In addition to Isabelle's bench at the MU Women's and Children's Hospital, the room where she was treated was also dedicated to her. When her grandparents and uncle were there for the TJ's Garden groundbreaking ceremony, they were able to take pictures of her room plaque for us.
While I'm glad they could be there on our behalf, I'm very glad we weren't. These pictures alone bring up emotions from the worst days of our life; taking me back to the hours and days when a mother's mind goes from believing in the best to being engulfed by the worst.
That door, the nurses desk outside the room, the space between when I asked the doctor on the first night after Isabelle had been admitted and was (in my state of shock) stable, "how do parents recover from this?" meaning nothing more than 'how do they recover from such a fright?' not doubting for a second at that moment that Isabelle would be fine. They were going to mend her - that's what doctors do. Of course they would... After all, I was playing with her in the yard that morning, she napped next to me that afternoon, she ate dinner a few hours before I stood in that very doorway... She was obviously going to be okay - this sort of thing doesn't just happen. It can't. Not to her. Not to us. When the doctor replyed, "At first it's the siblings that keep you going, then it's one day at a time, then one week at a time, and eventually it gets easier."
I was left dazed by such an answer. I remember laying next to Isabelle in the hospital bed after that, trying to make sense of it all. The reality just beginning to set in... Why the EMT responded "no, not always" to my question "she's going to be alright; people recover from this sort of thing, right?" when he was trying to clear her airways... To the doctor at St. Mary's Hospital in Jefferson City speaking to me as though it was a miracle they started Isabelle's heart again (in stark contrast to my thoughts of "of course you did")... To the nurse manually pumping oxygen into her lungs as they were preparing to helivac her to Columbia who, when I asked, said Isabelle's eyes were opening wide at times because of brain activity (small seizures), and I said "that's good right? brain activity is good" and she whispered "yes" in a manner that I now see was weighted in pity... To the security guard at the ER in Jefferson City saying "I'm sorry" as we raced out of the door to meet Isabelle in Columbia where she was being helivac'd, to which I defiantly thought "don't tell me 'sorry' - everything is going to be alright"... To being frustrated at the time by the number of friends and relatives who were boarding planes... * Why were they coming? Everything was going to be alright! Why others were crying but I was just waiting...waiting for her to wake up and be Isabelle again, waiting to get any amount of good news, waiting to understand why on earth our child seized, aspirated and had an arrest upon going to sleep (which we later learned via her autopsy that it was caused by a viral infection in her brain leading to meningoencephalitis). Waiting desperately to have Richard by our side... Everyone seemed to know the fate we were dealt - but me. This is one of the many discerning realities about shock, about experiencing the unthinkable. In hindsight it makes you angry - to know you were the only one believing in something that...wasn't. It wasn't until the following morning when I asked the nurse, "when will the medicine wear off?" thinking, or rather hoping, there was some kind of anti-seizure medicine being administered forcing her into a comatose state, who responded with heartache "there is no medicine - this is her." That was the first time I began to really absorb the gravity of our situation.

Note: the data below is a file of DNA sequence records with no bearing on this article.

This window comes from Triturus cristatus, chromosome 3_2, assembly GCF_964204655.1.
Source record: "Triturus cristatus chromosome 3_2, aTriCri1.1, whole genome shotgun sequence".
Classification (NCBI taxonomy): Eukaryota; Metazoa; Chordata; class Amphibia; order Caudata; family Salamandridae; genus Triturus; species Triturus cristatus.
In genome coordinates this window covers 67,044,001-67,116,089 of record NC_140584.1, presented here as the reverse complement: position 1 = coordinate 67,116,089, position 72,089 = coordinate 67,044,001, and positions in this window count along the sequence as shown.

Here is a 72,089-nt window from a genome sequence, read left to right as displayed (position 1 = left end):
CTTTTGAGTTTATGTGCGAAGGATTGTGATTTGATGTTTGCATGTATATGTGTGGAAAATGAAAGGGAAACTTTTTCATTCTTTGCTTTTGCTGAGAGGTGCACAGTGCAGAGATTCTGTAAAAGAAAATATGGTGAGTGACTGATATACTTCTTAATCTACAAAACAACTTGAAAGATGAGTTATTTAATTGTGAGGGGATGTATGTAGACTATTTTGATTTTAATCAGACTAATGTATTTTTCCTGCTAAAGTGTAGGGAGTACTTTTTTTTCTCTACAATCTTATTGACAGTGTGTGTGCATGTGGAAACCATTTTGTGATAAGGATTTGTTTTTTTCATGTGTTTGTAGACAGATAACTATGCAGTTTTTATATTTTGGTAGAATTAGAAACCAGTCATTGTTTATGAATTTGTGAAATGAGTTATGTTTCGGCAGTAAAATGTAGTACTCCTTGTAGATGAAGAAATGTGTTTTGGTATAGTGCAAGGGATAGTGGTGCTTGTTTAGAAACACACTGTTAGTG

These pictures are about all I can handle as they so vividly bring up those surreal, horrific minutes, hours and days when the world as I knew it became no longer. And these pictures are the closest we will ever be to that room, on that floor, in that hospital. Ever, ever again.
Our gorgeous, strong Isabelle gave us two more days and nights to be by her side before she gently passed away in her own time as I was rocking her in my arms. I may never fully understand how this is our reality. I may never understand why bad things happen to good people. I may never know why that aggressive, fatal virus chose our adored daughter. But I do know that she was loved beyond measure and her life, as tragically short as it was, was a vibrant, happy life.
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* We were very grateful to be surrounded by friends and family. Friends from New York to Portland, from Hawaii to Chicago, from Arkansas to Germany and all places in between, dropped what they were doing, boarded planes or got in cars, and rushed to our side without a second thought. They filled my parent's home on air mattresses and helped bear the weight of our grief. Some took nearly exclusive care of our precious Sebastian while we were in the hospital while others went shopping on our behalf so we'd have something to wear to our daughter's Celebration of Life memorial... Other's cooked and others helped in who-can-count-the-ways.... And each and every one of them helped to hold us up in those very surreal, horrible, days. It is at times overwhelming how many wonderful friends we have in our life, who - no matter the time or distance - is there for us when we need them. You know who you are and we love you so much.